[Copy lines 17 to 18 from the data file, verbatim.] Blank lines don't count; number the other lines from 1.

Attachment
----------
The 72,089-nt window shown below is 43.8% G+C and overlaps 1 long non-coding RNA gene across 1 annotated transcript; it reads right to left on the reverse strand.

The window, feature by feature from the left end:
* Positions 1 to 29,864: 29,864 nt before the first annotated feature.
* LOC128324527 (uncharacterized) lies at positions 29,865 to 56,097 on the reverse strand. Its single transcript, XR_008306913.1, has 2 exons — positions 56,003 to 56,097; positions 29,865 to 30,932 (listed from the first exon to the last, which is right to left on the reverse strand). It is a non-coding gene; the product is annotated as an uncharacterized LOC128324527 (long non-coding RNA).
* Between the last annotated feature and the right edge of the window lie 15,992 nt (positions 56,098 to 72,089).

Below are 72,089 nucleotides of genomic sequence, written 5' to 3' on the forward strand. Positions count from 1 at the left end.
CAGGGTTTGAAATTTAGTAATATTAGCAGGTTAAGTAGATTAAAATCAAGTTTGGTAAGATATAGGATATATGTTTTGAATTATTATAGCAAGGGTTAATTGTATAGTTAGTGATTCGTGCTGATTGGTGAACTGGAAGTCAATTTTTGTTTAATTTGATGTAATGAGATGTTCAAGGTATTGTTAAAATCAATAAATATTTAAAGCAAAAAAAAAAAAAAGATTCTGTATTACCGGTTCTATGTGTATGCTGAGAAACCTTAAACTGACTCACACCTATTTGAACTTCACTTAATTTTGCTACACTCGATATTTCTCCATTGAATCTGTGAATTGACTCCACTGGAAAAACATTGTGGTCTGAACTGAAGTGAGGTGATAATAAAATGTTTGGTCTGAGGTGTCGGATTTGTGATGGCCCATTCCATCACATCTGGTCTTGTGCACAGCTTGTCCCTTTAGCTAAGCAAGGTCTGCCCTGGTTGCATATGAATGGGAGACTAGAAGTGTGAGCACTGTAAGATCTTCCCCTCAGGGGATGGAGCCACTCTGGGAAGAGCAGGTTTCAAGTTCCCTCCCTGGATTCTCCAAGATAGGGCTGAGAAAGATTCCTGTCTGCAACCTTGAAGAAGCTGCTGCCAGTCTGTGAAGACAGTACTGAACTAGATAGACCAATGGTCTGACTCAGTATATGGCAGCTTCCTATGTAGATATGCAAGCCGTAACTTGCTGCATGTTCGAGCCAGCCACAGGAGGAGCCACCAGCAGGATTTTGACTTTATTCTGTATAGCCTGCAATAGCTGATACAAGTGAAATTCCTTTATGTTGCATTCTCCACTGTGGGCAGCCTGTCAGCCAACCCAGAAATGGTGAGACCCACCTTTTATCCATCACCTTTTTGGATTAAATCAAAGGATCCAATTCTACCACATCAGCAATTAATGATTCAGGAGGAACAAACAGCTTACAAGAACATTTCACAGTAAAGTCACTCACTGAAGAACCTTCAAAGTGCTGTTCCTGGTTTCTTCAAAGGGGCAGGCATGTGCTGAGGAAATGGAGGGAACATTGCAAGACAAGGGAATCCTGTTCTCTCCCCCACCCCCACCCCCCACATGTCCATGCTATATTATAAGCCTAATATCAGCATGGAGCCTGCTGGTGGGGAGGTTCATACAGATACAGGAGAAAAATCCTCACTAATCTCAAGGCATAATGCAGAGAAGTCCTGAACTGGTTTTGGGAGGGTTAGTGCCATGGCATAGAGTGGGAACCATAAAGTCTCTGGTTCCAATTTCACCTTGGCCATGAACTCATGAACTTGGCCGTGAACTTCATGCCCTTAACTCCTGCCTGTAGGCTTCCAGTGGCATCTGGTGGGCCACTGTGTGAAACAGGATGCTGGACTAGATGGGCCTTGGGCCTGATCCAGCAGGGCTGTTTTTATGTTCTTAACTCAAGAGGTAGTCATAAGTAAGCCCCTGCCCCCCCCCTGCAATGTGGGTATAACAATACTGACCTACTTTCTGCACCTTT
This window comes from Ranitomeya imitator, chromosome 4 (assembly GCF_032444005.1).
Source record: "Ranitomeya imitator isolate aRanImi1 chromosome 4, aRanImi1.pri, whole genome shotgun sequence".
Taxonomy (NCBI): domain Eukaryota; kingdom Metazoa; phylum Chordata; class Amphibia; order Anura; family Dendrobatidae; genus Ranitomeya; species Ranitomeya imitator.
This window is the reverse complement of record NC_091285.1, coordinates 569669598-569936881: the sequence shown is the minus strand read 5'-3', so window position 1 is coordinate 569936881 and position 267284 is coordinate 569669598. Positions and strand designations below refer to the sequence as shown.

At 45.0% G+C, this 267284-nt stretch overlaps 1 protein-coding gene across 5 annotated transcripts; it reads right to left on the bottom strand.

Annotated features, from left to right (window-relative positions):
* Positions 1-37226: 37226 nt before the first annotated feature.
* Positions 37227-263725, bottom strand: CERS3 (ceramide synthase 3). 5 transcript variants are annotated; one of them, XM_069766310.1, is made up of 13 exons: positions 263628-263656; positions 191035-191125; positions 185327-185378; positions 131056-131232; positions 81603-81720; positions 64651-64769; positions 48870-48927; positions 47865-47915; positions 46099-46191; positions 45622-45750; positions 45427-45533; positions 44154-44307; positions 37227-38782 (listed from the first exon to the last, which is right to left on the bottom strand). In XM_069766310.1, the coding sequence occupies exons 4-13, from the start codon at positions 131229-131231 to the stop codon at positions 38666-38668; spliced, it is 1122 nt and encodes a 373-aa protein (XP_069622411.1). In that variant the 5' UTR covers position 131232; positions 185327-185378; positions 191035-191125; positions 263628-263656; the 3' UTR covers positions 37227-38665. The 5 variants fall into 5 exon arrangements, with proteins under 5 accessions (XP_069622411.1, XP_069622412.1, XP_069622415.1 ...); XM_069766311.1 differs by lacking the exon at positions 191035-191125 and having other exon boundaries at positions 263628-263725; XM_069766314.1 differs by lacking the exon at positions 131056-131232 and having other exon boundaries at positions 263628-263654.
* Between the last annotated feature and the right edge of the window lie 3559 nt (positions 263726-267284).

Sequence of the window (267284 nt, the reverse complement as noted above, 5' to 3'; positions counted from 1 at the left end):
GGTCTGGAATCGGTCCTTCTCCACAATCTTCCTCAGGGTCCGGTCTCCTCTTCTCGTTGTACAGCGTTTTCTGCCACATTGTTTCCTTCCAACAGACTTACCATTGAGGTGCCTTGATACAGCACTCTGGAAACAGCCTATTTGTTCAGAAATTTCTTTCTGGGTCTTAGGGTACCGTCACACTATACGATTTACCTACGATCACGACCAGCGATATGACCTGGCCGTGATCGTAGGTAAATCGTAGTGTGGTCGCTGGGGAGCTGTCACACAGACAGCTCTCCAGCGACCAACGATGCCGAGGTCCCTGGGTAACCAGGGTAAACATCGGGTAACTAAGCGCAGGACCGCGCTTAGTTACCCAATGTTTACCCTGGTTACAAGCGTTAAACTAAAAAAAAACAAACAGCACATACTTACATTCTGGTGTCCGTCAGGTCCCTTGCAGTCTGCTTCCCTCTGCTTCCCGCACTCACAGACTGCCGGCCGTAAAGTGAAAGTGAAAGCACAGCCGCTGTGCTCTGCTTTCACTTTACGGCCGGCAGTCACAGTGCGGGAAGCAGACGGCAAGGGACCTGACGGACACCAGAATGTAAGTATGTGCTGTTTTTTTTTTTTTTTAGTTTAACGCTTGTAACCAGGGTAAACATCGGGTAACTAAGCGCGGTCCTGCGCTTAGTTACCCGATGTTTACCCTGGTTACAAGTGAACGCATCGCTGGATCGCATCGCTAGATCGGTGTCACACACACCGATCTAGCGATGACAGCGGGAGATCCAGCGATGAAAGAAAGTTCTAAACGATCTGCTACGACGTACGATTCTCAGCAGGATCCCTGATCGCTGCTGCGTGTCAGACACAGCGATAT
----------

Sequence of the window (267284 nt, the reverse complement as noted above, 5' to 3'; positions counted from 1 at the left end):
GGTCTGGAATCGGTCCTTCTCCACAATCTTCCTCAGGGTCCGGTCTCCTCTTCTCGTTGTACAGCGTTTTCTGCCACATTGTTTCCTTCCAACAGACTTACCATTGAGGTGCCTTGATACAGCACTCTGGAAACAGCCTATTTGTTCAGAAATTTCTTTCTGGGTCTTAGGGTACCGTCACACTATACGATTTACCTACGATCACGACCAGCGATATGACCTGGCCGTGATCGTAGGTAAATCGTAGTGTGGTCGCTGGGGAGCTGTCACACAGACAGCTCTCCAGCGACCAACGATGCCGAGGTCCCTGGGTAACCAGGGTAAACATCGGGTAACTAAGCGCAGGACCGCGCTTAGTTACCCAATGTTTACCCTGGTTACAAGCGTTAAACTAAAAAAAAACAAACAGCACATACTTACATTCTGGTGTCCGTCAGGTCCCTTGCAGTCTGCTTCCCTCTGCTTCCCGCACTCACAGACTGCCGGCCGTAAAGTGAAAGTGAAAGCACAGCCGCTGTGCTCTGCTTTCACTTTACGGCCGGCAGTCACAGTGCGGGAAGCAGACGGCAAGGGACCTGACGGACACCAGAATGTAAGTATGTGCTGTTTTTTTTTTTTTTTAGTTTAACGCTTGTAACCAGGGTAAACATCGGGTAACTAAGCGCGGTCCTGCGCTTAGTTACCCGATGTTTACCCTGGTTACAAGTGAACGCATCGCTGGATCGCATCGCTAGATCGGTGTCACACACACCGATCTAGCGATGACAGCGGGAGATCCAGCGATGAAAGAAAGTTCTAAACGATCTGCTACGACGTACGATTCTCAGCAGGATCCCTGATCGCTGCTGCGTGTCAGACACAGCGATAT